In November, I purchased my new calendar/planner. This time, I purchased one that will fit in my purse and it will last for two years! I spent $11 instead of $18. Seven dollars for two years isn't a lot of savings. When I purchase my next journal, I'll probably spend my savings; but, not having to shop for the next planner in twelve months will be nice! Being able to put my notes in the journal is helpful for me. I found when using the planners, there were many pages that I didn't use or the occasional times when I needed more space! With the bullet journal, it is easy to use another page if I need more room. The index lets me find the page later when I want to review the information.

As far as my journal progress, I'm still refining what I want to track and how I want to track it. I thought I would be tracking project time in a particular way. Then realized I didn't track one bit of a project after I had finished and was writing the label! Now, each evening I'm entering the time I worked on a project.

I have found that my daily lists are short. Before the journal, my daily lists were long! I don't generally list cleaning activities; but I might list cooking or baking an item. (My dear husband is a great cook so I might cook a couple times a week.) A short list means most of the time I complete the list at the end of the day. I have found writing a monthly goal list to be helpful. When I didn't come close to finishing my October goals, I reviewed the goals in November and determined that I had worked on all of the projects in October so I did make progress. Had I not reviewed the goals, I wouldn't have realized the progress I did make!
Spoils from being a FAL winner
I thought that I would use the future list pages of my journal more; but, perhaps that will come in time. I did add a couple envelopes inside the inside cover of my journal. Sometimes, there are items like a receipt or a note that I like to keep. Now I have space to keep it! I'm considering adding tabs to the pages I like to frequent as that would make it faster to access the page I want.

When I make my quarterly goals, I purposely put more on the list than I can possibly finish. One reason I do this is because I need variety. Working on only one project would kill my creativity because when I got stuck progress would be halted. Having options allows me to work on something else while I ponder my approach about getting unstuck. Options also allow me to work on other projects when my body can't sit and pull for quilting. I do try to be more realistic with my monthly goals. Time management and I, however, are passing acquaintances. We need to become better friends!

Posting my quarterly goals with the Finish-A-Long program and posting my monthly goals have also helped with making better progress on projects. I'm more focused and less apt to jump to the next cool project. Although, I'm still attracted to those cool projects!!!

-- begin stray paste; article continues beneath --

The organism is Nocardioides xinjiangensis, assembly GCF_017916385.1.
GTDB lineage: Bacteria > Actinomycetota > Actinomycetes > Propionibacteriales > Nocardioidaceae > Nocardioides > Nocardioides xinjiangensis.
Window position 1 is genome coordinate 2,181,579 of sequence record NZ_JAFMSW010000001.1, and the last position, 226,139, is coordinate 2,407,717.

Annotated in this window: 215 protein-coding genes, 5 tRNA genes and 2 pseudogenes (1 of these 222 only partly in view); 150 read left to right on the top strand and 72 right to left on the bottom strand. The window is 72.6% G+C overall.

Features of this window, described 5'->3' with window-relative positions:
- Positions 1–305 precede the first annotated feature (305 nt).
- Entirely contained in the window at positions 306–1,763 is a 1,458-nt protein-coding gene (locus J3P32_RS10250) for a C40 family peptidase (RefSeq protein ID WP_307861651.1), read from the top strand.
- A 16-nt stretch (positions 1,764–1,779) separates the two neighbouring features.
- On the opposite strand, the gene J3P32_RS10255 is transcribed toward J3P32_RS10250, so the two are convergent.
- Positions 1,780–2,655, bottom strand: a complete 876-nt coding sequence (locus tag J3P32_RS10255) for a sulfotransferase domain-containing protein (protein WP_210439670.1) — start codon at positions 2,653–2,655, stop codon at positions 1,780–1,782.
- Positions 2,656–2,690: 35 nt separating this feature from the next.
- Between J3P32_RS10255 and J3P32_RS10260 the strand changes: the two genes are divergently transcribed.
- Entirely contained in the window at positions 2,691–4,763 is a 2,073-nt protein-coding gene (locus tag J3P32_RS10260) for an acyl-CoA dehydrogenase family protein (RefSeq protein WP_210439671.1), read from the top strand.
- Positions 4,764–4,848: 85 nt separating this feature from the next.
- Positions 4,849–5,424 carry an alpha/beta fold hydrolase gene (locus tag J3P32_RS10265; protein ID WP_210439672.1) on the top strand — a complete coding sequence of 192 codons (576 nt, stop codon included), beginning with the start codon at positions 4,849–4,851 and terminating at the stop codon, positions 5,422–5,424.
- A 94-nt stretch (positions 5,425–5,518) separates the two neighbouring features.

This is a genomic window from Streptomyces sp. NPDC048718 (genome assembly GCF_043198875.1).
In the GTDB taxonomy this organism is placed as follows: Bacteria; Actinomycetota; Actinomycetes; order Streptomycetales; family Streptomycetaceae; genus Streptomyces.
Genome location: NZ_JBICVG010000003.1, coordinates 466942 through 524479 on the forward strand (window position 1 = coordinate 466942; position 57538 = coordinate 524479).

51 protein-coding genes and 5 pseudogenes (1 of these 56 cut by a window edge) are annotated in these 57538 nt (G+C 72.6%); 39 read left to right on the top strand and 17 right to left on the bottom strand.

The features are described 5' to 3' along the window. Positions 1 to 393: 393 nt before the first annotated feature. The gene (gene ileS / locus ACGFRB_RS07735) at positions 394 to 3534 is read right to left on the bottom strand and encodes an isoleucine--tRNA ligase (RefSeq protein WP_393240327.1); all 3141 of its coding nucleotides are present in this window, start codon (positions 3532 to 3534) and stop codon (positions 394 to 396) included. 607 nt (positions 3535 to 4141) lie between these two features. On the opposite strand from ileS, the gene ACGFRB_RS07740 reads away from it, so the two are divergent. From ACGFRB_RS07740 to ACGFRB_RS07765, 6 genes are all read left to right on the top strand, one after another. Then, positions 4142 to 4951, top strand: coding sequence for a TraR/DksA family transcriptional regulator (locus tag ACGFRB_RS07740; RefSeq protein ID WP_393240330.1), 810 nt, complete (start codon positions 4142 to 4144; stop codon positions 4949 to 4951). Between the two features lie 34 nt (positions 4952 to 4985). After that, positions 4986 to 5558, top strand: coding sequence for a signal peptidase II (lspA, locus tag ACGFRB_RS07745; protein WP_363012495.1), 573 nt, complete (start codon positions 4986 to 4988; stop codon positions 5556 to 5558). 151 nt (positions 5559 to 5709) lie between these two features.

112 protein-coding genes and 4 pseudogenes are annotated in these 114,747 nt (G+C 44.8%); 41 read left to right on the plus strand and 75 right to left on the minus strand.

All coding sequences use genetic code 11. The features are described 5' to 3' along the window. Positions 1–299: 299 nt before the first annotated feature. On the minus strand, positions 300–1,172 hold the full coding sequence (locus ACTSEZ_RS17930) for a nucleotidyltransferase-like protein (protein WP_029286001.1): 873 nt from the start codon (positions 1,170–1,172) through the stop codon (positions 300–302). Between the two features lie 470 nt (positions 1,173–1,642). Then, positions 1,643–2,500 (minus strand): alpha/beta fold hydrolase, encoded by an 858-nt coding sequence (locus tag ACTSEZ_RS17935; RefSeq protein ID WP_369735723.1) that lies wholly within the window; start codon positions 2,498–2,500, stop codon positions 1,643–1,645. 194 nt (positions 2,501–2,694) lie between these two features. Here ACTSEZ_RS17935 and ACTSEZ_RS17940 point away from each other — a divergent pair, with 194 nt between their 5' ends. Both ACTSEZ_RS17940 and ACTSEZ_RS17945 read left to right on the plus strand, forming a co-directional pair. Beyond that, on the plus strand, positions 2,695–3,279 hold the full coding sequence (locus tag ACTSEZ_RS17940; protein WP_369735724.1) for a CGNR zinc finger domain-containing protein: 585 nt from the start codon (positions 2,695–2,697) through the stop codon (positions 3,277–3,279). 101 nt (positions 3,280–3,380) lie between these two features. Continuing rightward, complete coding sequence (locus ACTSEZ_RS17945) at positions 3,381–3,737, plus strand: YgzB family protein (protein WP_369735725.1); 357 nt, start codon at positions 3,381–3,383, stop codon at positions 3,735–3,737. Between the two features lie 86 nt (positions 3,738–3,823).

Once I've posted my monthly and quarterly goals, I review them each day. I pat myself on the back for the projects I've finished and for the progress I've made on other projects. I think about the progress I'll be making on future projects.
Two inch squares for the Star Patch Sew Along
I was a second quarter winner in the Finish-A-Long (FAL) program. Posting about finishing my guild name badge holder, posting about it and linking that post to the FAL quarter finishes won me a $25 gift certificate from Mad About Patchwork. It took me months to decide what to purchase as there were too many cool and fun choices!!! In the end, I picked a ruler and then I bought a companion ruler. I like hexagons and thought. . .why not??? I've held off playing with it because I wanted to make a bigger dent in my projects waiting to be finished!

I won a copy of "Modern Patchwork Home" from Teri Lucas whose blog is TerifiCreations. The book has many striking projects in it made by a variety of quilters.  She also included a copy of "Generation Q" where she was a contributing staff member. Unfortunately, this publication ceased printing some time ago.
Bonnie Hunter mystery fabrics
I'm not sure what project I'll stitch from the book. . .that cover quilt is dynamic. For now, I'm drooling over the pages.

Teri and I share the love of machine quilting. I met her through The Quilt Show and physically met up with her when she was in Portland to teach a class through MQX a number of years ago. I enjoy following her blog posts. Thanks again, Teri for the book and magazine!

I started two quilts. One is a "Star Patch Sew Along" with Amber over at Gigi's Thimble. It started October 29 and runs through December 22. So far, I'm keeping up! The other is the annual Bonnie Hunter mystery. For at least the last five years, I've thought about joining in; but, didn't leap. I generally got stuck at the fabric selection stage. This year, I leapt which is a crazy move for me!

My goals for December will be to continue quilting the BOM mystery quilt and to stitch as many gift items on my 4th quarter Finish A-Long list as possible!